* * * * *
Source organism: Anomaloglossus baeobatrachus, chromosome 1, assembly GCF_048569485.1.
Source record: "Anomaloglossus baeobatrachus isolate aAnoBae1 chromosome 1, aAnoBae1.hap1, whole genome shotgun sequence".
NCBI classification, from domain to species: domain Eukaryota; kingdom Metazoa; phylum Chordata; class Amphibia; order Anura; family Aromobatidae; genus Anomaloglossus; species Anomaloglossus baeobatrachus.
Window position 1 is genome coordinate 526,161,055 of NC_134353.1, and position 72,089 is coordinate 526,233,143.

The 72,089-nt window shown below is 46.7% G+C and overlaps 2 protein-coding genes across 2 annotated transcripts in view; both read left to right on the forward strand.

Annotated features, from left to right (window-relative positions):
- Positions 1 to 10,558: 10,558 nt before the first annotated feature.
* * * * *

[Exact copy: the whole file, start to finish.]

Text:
Source organism: Anomaloglossus baeobatrachus, chromosome 1, assembly GCF_048569485.1.
Source record: "Anomaloglossus baeobatrachus isolate aAnoBae1 chromosome 1, aAnoBae1.hap1, whole genome shotgun sequence".
NCBI classification, from domain to species: domain Eukaryota; kingdom Metazoa; phylum Chordata; class Amphibia; order Anura; family Aromobatidae; genus Anomaloglossus; species Anomaloglossus baeobatrachus.
Window position 1 is genome coordinate 526,161,055 of NC_134353.1, and position 72,089 is coordinate 526,233,143.

The 72,089-nt window shown below is 46.7% G+C and overlaps 2 protein-coding genes across 2 annotated transcripts in view; both read left to right on the forward strand.

Annotated features, from left to right (window-relative positions):
- Positions 1 to 10,558: 10,558 nt before the first annotated feature.